Even with the three elements, the Cub Scout program is not yet able stand alone. The rank of Webelos is to be awarded tonight to several boys who have worked hard to advance. (Call forward the boys and their parents. Present the badges.) Ask the Webelos to hold the three poles. Take the rope and work it around the poles using the tripods lashing. When the rope is secure, the poles should be able to stand alone. Now we have poles that represent the Bobcat, Wolf, Bear ranks and the rope that represents the Webelos rank. Each of these elements is important in the Cub Scouting program, but individually they will not be able to stand alone.
When they are all working together, then they will stand fast as a team. (the tripod should then stand alone.)
The Test of the Zulu Boy
PERSONNEL: Cubmaster, Bobcat candidates and their parents.
EQUIPMENT: White adhesive tape, Bobcat badges, safety pins.
ARRANGEMENT: The Cubmaster brings boys and their parents forward.
CUBMASTER: (Boy's name) has successfully completed the test for Bobcat. Before I present him with of the Bobcat, let me tell you all a story of long ago, about the test young Zulu boys were given.
Before they were allowed to become Scouts and warriors, Zulu boys had to pass a pretty tough examination. This is what they had to do:
When a boy would soon be old enough to be a warrior, he was taken aside and stripped of his clothing and painted white all over. He was given a shield and a small spear with which to protect himself and to kill small animals. He was then sent into the bush. If anyone saw him while he was white, he would hunt and kill the boy; and that white paint took about a month to wear off. It would not wash off.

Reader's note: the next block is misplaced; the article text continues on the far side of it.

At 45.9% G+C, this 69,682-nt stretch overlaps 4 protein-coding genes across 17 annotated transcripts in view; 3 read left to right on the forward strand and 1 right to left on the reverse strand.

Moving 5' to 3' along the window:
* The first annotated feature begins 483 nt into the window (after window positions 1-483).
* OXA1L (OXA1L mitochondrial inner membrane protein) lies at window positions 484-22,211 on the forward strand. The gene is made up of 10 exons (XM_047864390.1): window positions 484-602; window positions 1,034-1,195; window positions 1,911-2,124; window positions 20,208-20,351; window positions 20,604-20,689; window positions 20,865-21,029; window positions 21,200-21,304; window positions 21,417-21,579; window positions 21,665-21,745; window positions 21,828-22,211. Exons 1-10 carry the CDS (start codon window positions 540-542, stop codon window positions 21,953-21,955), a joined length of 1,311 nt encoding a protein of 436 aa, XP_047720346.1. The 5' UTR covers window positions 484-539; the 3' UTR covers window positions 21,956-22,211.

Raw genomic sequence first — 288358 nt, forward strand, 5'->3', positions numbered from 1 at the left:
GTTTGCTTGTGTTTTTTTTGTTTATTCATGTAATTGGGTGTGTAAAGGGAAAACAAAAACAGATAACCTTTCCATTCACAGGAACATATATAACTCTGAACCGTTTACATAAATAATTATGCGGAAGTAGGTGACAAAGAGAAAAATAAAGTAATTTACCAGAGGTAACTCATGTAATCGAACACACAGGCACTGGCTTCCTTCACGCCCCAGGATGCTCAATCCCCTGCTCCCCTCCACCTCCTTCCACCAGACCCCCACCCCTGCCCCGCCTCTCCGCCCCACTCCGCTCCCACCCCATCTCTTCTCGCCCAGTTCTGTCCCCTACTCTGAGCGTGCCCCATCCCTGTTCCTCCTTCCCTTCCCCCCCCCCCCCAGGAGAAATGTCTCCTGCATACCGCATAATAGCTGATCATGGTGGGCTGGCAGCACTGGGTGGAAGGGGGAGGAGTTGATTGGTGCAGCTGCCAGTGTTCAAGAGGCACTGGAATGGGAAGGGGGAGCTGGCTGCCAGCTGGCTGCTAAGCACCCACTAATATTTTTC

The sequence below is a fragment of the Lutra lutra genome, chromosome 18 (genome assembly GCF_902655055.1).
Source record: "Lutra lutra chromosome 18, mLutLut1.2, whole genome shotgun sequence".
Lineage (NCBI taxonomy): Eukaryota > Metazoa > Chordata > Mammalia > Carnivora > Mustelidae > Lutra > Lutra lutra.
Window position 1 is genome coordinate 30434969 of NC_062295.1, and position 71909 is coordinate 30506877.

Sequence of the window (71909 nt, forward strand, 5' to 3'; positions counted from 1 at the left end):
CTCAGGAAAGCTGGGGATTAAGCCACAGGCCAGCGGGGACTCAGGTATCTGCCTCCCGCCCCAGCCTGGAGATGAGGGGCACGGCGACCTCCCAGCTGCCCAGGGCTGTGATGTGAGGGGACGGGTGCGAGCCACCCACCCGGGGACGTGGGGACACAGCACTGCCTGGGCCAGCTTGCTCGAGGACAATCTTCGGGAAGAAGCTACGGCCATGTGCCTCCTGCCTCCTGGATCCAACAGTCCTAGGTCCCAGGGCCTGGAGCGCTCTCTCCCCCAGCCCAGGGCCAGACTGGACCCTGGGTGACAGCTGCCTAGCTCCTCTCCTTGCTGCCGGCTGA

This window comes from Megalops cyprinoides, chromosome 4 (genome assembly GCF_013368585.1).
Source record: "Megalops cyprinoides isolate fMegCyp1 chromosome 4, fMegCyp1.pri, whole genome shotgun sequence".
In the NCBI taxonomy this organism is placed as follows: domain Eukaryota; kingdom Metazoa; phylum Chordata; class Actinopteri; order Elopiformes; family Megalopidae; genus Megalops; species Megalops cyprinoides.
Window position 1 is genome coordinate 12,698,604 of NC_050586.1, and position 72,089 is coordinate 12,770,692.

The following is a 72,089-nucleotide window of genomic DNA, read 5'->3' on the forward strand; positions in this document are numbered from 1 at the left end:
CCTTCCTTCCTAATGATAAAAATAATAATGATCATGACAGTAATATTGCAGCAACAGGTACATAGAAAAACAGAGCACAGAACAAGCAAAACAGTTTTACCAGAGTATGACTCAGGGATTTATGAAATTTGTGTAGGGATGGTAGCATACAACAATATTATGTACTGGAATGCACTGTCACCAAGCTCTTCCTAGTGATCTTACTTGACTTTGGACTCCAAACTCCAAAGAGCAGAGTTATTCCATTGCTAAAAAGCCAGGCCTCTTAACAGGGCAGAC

So, for a month the boy had to hide in the bush and live as well as he could. He had to follow the tracks of the deer, and creep near enough to spear the animal to get food and clothing for himself. He had to make fire to cook with by rubbing two sticks together, he had no matches. He had to be careful not to let his fire smoke too much, or it would catch the eye of Scouts on the lookout for him. He had to be able to run long distances, to climb trees, and to swim rivers in order to escape from his pursuers. He had to be brave, and to stand up to a lion or any other wild animal that attacked him.
He had to know which plants were good to eat and which were poisonous. He had to make his own cooking pots out of tree bark or clay. He had to build himself a well hidden hut to live in. He had to take care that wherever he went, he left no tracks for his enemies to follow. If he snored when he was asleep, it would give him away to a keen?]eared enemy. So he learned to sleep with his mouth shut, and to breathe quietly through his nose.
For a month he had to live this life, sometimes in burning heat, sometimes in cold and rain. When at last the white stain had worn off, he was able to return to his village, where he was received with great joy and allowed to take his place among the young warriors of the tribe. He could go on to become a "ring?]kop" that is, a proven warrior, who was allowed to wear a ring on his head. Then he could possibly go on and earn the honorable title of wolf. But you can imagine that a good many boys who went out did not get through their white period at all. Some got killed by wild animals; some got killed by enemies and some died of starvation, cold, or drowning. It was only the best among them who succeeded.
Cub Scouting has its test also. With the help of your parents, you have completed the first test of a Cub Bobcat.
It is my pleasure and joy to present this badge and to call you a "Bobcat". (The Cubmaster give the badges to parents to pin on their sons.)
Are you now ready to follow the trail of the (Wolf, Bear, or Webelos). (The boys answer.)
You have answered that you are ready. Then seal that pledge by giving the Cub Scout Promise. (They do)
Let me now, as the leader of this tribe, give you a reminder of the tests that lay before you. (The Cubmaster places a strip of white adhesive tape on each boy's forehead.) Remember that some do not successfully complete the tests. In the Cub Scout Promise, you promised to do your best. If you always remember to do your best, you will successfully walk the trail of the (Wolf, Bear, or Webelos). Go now and do your best and return to me as an honorable (Wolf, Bear, or Webelos).